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Community Matters - Benefits of High School training


Educators know that students learn in a variety of ways, and that there are many different skills and qualities needed for our future workforce. It follows then, that different training pathways are needed to meet the needs of both our school students and their future employers. Some students at secondary school follow an academic path, heading on to further study at tertiary institutions, such as polytechs or universities. Others who learn more by doing, or may be looking for a career in the trades or technology fields can find being enrolled at a high school academy a great way to get some skills and hands on experience sooner rather than later. The practical aspects of this type of learning can be a real incentive to stay at school and complete a useful qualification.

In the current climate of partnership and collaboration, Trade Academies at high schools are a good example of schools, tertiary institutions, industry training organisations, employers and the Ministry of Education working together. The academies focus on delivering trades and technology programmes at secondary schools, consisting of work experience as well as related study. They link students in with the world of work while at school in their senior years, and through this partnership they can complete an NCEA qualification.

Otamatea High School, as a local example, currently has two trade academies – Hospitality and Primary Industries – and both combine classroom study with on-the-job learning to complete a Level 2 qualification. An added benefit of the Hospitality Academy at Otamatea High School is the newly built cafe where students are making and selling fabulous, tasty (and healthy!) lunches, snacks and coffee to the staff and other students. A future proposed academy, if approved by the Ministry of Education, from next year is Construction and Whakairo (Maori carving).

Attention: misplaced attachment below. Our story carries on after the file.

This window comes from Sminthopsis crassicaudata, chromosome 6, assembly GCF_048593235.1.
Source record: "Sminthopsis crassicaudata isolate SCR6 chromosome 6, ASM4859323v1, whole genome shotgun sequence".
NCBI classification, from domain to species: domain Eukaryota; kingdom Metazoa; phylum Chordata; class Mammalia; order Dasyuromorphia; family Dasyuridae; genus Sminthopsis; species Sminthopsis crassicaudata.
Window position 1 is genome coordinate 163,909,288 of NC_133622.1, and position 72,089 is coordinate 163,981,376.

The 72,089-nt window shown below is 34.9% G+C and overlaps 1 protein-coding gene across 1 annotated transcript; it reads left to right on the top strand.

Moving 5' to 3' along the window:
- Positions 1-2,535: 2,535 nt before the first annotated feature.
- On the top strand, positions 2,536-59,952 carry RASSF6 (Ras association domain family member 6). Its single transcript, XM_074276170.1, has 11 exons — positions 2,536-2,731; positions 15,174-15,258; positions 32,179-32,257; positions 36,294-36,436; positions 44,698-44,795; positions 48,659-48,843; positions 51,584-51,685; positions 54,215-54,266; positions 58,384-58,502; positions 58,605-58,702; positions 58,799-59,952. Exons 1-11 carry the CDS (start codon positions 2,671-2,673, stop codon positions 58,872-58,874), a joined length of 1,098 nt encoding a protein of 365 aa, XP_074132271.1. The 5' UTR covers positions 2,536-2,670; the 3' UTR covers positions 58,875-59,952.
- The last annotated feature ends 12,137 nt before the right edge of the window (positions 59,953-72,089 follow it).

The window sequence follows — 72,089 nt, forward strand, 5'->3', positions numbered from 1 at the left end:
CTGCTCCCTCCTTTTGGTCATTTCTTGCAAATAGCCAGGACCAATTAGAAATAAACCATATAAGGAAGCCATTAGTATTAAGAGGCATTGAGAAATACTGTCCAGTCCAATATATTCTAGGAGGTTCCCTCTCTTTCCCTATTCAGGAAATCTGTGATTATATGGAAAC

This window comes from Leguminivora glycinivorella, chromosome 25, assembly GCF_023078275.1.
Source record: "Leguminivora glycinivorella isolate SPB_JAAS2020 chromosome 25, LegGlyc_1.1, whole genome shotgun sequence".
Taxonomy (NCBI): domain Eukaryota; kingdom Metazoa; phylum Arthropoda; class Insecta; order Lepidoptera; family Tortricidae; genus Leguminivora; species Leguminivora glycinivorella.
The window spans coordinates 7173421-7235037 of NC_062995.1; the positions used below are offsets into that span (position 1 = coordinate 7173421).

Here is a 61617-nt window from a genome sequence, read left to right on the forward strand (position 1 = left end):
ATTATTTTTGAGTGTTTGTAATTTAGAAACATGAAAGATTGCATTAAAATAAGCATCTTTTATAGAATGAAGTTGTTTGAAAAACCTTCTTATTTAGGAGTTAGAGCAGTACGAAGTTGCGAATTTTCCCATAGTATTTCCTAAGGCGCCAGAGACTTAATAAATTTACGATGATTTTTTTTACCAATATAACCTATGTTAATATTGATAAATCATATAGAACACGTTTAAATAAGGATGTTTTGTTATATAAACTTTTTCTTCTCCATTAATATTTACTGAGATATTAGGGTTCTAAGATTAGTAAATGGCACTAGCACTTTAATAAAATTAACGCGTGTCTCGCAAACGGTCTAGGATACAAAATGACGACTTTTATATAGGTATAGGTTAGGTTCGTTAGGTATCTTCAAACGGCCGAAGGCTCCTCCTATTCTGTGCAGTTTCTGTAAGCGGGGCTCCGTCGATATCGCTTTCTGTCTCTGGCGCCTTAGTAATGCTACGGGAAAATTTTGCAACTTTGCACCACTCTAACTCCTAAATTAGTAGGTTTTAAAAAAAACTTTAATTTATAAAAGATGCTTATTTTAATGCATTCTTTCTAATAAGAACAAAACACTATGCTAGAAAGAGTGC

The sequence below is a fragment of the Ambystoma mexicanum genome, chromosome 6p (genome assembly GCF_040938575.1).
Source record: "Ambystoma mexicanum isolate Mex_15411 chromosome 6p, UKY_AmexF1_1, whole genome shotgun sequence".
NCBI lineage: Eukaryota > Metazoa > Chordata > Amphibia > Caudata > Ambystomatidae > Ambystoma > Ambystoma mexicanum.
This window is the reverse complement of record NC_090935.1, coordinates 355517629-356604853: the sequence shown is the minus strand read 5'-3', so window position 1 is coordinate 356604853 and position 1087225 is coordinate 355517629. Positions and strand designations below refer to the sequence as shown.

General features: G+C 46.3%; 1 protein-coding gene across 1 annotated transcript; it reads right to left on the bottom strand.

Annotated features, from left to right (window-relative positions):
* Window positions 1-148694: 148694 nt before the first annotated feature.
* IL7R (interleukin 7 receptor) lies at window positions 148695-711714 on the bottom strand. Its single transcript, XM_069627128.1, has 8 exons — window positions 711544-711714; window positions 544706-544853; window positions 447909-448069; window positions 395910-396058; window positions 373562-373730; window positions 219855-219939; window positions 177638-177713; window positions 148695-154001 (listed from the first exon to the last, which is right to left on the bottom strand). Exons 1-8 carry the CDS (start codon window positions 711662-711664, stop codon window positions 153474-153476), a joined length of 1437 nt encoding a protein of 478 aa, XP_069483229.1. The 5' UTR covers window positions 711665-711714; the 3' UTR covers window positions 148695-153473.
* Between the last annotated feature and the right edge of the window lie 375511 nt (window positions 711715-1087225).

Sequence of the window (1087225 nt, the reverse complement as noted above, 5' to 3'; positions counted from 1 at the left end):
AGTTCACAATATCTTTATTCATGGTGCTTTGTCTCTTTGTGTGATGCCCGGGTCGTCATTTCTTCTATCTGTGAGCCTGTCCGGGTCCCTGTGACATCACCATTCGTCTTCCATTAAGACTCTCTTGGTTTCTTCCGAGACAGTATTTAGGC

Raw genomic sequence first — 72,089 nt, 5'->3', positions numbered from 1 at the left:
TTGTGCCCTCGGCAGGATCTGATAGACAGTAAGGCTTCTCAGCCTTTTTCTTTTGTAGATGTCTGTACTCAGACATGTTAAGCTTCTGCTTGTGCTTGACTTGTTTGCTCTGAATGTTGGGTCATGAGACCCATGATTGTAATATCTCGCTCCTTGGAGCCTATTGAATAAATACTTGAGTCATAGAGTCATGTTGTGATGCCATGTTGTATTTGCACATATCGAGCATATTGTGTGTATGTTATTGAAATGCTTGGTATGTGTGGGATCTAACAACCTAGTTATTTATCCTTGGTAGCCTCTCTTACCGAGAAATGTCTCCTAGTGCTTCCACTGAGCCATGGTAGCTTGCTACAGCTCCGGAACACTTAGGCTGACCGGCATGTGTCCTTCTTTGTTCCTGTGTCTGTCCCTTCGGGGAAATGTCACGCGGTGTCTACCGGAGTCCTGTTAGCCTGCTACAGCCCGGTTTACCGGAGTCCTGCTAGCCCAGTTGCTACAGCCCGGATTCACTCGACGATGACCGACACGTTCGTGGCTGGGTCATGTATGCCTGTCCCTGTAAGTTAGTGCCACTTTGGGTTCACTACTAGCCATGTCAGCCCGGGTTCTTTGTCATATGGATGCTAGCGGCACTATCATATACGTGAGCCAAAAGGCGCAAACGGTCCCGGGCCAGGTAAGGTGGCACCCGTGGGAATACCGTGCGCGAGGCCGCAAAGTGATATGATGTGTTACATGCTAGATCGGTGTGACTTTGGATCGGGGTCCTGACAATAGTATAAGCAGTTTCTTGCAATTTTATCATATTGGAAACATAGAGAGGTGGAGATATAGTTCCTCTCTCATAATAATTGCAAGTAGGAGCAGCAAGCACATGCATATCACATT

Work experience has been a feature of secondary schools over a long period of time. Gateway, as the work experience programme is called, is similar, but different from the Academies. Gateway provides senior students opportunities for work experience and a chance to test out different occupations. The school links in with local employers across a wide range of occupations and businesses, and students are placed in work for periods of time to gain experience. They may gain NCEA credits through their achievements, and generally do this alongside their other NCEA subjects.

Another initiative for young people needing to gain skills and preparation for the workforce is the Pathways individualised learning programmes. Students develop their CV, research career options and requirements, and gain skills relevant to their chosen industry. They also work towards obtaining their drivers license, undertake first aid training and learn the importance of good work habits.

With the push from government, schools, parents and students themselves for students to leave school with a meaningful qualification, it is great to see opportunities available to meet the different interests and learning needs of our young people.

n Libby Jones is involved in many community organisations in both paid and volunteer roles. She has experience in social services, health and education including governance, funding, research, clinical and management roles.

 

 
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